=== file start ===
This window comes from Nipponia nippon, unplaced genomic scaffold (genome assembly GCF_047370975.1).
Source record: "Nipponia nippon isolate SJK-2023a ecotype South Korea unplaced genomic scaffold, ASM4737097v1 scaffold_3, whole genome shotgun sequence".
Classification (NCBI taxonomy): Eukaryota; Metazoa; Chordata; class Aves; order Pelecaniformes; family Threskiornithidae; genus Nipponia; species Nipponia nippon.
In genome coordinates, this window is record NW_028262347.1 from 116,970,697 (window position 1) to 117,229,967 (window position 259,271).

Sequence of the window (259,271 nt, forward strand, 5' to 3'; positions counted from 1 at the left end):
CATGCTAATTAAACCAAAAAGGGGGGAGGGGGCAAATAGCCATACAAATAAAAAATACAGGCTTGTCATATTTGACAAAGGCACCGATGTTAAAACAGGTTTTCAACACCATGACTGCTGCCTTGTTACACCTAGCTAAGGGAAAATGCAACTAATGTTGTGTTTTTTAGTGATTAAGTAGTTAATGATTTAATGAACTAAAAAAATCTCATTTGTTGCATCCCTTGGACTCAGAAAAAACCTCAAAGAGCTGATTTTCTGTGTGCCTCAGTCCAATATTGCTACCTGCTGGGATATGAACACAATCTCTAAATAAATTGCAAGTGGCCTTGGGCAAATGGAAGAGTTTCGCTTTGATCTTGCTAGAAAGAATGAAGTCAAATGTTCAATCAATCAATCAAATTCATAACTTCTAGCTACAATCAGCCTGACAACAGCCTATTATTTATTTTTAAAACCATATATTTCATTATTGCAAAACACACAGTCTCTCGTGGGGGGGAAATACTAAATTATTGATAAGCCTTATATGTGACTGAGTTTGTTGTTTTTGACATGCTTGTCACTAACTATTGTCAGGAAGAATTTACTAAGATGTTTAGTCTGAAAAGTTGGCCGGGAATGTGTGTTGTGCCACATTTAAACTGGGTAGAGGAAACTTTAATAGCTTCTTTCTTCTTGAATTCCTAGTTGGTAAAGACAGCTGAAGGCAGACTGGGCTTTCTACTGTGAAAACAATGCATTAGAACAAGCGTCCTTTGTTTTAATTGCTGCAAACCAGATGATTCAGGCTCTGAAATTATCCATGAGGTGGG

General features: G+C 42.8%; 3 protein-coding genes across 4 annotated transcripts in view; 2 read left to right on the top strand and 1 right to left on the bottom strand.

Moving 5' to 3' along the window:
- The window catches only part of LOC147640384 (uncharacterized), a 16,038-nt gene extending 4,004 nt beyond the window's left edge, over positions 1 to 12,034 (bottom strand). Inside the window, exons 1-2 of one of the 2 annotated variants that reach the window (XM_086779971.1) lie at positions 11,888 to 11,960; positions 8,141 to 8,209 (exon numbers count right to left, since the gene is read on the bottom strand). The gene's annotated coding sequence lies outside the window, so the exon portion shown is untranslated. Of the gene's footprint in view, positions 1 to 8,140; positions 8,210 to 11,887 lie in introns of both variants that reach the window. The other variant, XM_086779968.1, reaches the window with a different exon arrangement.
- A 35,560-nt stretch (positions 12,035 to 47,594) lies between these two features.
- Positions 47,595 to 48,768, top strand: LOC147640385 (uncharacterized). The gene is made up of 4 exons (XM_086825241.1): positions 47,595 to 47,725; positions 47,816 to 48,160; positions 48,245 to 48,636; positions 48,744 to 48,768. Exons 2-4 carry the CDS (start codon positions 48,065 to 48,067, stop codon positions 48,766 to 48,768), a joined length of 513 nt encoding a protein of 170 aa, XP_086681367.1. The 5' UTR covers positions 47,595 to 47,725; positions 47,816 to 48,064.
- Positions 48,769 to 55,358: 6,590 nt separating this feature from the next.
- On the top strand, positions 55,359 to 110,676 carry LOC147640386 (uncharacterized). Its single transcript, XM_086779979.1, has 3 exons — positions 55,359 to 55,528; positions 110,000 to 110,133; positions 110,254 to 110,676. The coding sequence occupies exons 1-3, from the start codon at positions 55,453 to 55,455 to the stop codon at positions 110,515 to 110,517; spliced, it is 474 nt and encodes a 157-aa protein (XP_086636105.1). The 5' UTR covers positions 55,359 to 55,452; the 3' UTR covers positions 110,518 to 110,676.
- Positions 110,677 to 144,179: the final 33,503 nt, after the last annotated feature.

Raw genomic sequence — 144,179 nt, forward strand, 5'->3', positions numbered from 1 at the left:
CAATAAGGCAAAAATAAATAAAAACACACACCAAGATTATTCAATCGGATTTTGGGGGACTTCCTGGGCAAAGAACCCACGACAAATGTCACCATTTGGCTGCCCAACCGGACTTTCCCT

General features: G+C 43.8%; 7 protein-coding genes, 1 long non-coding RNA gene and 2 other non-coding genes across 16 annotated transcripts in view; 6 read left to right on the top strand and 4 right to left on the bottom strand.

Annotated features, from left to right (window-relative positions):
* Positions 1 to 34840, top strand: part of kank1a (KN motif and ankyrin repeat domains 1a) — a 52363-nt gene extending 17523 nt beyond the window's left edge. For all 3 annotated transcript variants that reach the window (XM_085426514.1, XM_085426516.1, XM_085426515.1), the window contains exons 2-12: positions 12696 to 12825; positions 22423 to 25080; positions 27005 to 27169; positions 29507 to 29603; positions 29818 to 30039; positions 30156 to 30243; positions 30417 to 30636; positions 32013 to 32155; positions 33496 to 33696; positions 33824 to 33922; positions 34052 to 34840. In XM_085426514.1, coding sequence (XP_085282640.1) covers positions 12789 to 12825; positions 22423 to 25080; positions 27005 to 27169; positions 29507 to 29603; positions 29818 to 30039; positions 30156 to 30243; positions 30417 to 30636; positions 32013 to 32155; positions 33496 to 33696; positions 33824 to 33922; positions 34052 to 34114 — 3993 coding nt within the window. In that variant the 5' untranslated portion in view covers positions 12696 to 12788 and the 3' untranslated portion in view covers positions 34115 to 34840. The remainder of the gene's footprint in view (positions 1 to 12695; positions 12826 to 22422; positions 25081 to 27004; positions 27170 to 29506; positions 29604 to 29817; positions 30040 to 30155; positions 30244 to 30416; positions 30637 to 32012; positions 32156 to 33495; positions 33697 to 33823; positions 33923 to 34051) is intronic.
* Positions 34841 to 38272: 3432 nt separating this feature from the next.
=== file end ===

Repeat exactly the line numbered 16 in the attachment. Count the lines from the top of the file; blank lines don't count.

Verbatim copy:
CAATAAGGCAAAAATAAATAAAAACACACACCAAGATTATTCAATCGGATTTTGGGGGACTTCCTGGGCAAAGAACCCACGACAAATGTCACCATTTGGCTGCCCAACCGGACTTTCCCT